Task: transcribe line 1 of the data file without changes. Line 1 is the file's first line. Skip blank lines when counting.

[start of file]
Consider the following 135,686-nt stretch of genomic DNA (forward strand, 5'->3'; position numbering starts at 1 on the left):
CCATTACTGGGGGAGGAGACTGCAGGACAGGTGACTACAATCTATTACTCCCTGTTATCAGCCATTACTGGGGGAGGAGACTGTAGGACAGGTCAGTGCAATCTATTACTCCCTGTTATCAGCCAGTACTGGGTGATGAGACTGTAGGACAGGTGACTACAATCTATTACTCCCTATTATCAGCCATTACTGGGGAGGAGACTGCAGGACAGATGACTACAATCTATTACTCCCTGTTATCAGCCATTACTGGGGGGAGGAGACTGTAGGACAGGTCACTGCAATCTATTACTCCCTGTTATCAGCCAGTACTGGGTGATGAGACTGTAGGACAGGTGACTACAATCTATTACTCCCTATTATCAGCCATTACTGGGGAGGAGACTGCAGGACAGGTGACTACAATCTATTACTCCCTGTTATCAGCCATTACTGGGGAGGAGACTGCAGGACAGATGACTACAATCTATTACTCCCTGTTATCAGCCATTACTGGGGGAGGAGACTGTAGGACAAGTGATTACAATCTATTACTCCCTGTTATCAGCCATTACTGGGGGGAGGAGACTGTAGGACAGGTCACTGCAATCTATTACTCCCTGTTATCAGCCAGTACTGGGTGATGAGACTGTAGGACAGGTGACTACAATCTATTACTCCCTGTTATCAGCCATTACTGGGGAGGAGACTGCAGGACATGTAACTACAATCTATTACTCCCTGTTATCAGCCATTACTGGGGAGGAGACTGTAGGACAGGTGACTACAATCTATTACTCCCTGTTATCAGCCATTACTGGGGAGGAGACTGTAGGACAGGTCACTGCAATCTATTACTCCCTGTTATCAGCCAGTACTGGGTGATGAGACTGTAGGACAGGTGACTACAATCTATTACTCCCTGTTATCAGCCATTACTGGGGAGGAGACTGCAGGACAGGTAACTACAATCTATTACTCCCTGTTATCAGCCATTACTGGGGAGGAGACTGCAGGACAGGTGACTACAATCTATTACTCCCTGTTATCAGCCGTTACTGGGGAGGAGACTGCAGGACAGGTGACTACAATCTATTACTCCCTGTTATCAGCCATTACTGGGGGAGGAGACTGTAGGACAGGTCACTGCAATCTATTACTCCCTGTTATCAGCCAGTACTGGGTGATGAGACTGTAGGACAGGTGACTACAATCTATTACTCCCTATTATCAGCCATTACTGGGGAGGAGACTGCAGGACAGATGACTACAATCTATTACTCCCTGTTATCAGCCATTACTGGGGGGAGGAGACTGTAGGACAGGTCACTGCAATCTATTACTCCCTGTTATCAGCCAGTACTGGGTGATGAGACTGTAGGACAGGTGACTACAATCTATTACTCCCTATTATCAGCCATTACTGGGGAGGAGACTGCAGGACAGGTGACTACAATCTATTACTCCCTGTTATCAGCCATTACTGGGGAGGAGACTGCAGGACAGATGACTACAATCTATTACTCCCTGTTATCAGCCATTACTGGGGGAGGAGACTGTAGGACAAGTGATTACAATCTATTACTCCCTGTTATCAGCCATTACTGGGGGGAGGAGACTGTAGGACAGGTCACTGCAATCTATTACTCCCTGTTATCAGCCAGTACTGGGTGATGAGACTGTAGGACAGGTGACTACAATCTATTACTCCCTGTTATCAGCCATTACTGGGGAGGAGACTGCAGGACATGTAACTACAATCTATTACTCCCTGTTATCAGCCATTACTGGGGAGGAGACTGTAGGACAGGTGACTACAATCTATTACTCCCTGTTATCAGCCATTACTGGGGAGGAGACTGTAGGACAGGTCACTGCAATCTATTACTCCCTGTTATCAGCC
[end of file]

Consider the following 135,686-nt stretch of genomic DNA (forward strand, 5'->3'; position numbering starts at 1 on the left):